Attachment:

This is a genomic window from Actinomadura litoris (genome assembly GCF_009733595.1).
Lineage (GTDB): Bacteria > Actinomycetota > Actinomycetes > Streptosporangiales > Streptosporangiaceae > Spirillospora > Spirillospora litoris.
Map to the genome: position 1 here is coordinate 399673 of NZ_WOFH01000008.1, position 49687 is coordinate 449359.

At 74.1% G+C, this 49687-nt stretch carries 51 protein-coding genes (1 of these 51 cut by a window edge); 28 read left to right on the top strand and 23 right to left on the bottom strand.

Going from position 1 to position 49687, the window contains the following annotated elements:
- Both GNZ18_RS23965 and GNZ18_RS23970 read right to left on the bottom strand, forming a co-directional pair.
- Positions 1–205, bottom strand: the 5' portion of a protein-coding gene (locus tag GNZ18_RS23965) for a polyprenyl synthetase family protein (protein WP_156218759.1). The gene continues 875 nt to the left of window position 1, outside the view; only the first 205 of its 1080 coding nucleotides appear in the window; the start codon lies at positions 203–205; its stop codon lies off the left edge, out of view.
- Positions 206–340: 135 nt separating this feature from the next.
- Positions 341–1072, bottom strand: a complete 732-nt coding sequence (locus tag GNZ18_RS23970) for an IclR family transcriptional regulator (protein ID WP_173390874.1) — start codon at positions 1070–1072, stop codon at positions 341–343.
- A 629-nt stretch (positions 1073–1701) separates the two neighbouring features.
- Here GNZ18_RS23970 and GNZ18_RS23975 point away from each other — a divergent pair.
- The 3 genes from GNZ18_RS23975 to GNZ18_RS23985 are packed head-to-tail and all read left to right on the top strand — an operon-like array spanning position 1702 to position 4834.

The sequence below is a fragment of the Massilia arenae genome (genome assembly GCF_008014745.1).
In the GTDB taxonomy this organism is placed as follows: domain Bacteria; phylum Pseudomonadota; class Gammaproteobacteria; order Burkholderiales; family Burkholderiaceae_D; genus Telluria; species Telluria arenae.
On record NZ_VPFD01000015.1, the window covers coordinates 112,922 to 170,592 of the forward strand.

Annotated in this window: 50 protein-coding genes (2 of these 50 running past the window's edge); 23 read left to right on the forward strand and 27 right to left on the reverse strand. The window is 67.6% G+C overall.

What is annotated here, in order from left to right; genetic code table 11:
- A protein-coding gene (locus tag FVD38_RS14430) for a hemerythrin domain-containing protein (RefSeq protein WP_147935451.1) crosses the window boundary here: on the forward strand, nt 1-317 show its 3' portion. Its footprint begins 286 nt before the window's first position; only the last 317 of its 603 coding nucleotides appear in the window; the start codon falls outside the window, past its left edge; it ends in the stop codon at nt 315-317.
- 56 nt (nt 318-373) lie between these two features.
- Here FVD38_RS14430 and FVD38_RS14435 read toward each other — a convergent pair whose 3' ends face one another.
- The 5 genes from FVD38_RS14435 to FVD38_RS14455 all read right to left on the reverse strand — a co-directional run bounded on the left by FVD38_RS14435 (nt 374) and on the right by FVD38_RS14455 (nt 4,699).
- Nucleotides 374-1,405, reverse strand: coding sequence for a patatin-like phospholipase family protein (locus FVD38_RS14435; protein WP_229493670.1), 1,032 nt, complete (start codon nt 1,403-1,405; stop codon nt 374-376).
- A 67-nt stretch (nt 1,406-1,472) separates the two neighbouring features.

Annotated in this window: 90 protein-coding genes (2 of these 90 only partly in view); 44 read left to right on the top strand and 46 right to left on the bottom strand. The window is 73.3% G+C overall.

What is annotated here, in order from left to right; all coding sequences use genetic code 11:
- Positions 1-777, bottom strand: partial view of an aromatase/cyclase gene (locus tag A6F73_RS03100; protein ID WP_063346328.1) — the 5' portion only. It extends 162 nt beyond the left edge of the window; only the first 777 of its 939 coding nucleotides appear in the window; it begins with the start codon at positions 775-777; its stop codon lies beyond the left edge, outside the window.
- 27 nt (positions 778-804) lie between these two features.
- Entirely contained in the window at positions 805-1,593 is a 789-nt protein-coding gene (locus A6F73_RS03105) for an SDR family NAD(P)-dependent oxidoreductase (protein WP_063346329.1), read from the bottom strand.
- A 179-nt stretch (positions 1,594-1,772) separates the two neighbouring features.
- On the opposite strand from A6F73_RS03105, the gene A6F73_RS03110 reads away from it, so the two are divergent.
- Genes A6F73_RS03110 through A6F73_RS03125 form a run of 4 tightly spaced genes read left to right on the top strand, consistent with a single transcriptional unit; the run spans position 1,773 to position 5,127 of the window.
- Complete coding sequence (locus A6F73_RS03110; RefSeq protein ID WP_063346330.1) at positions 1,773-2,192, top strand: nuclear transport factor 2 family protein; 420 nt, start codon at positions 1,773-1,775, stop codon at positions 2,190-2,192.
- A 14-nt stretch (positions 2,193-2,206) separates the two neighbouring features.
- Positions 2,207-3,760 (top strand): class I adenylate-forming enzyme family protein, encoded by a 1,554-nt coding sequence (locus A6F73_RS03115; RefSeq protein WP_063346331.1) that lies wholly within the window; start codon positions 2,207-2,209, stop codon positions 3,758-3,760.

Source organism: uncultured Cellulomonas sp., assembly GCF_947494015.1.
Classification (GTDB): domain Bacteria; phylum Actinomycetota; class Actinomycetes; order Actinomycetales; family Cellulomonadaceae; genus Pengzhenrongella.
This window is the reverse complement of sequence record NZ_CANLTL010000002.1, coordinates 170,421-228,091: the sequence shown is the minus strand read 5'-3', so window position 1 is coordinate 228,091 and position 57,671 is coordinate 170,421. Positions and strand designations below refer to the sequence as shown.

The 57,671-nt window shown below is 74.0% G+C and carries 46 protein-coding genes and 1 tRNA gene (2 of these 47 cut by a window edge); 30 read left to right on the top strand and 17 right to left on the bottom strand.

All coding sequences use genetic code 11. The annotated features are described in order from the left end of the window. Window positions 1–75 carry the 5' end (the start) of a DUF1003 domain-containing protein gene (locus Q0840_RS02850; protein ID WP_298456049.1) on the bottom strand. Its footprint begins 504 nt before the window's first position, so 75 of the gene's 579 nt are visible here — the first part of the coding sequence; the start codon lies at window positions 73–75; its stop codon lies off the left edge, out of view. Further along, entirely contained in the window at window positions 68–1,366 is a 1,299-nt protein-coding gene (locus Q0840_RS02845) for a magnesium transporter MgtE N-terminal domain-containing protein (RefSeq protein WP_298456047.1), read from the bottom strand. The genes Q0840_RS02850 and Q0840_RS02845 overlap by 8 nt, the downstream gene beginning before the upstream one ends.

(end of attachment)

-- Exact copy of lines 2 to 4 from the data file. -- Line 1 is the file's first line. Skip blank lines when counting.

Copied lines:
Lineage (GTDB): Bacteria > Actinomycetota > Actinomycetes > Streptosporangiales > Streptosporangiaceae > Spirillospora > Spirillospora litoris.
Map to the genome: position 1 here is coordinate 399673 of NZ_WOFH01000008.1, position 49687 is coordinate 449359.

At 74.1% G+C, this 49687-nt stretch carries 51 protein-coding genes (1 of these 51 cut by a window edge); 28 read left to right on the top strand and 23 right to left on the bottom strand.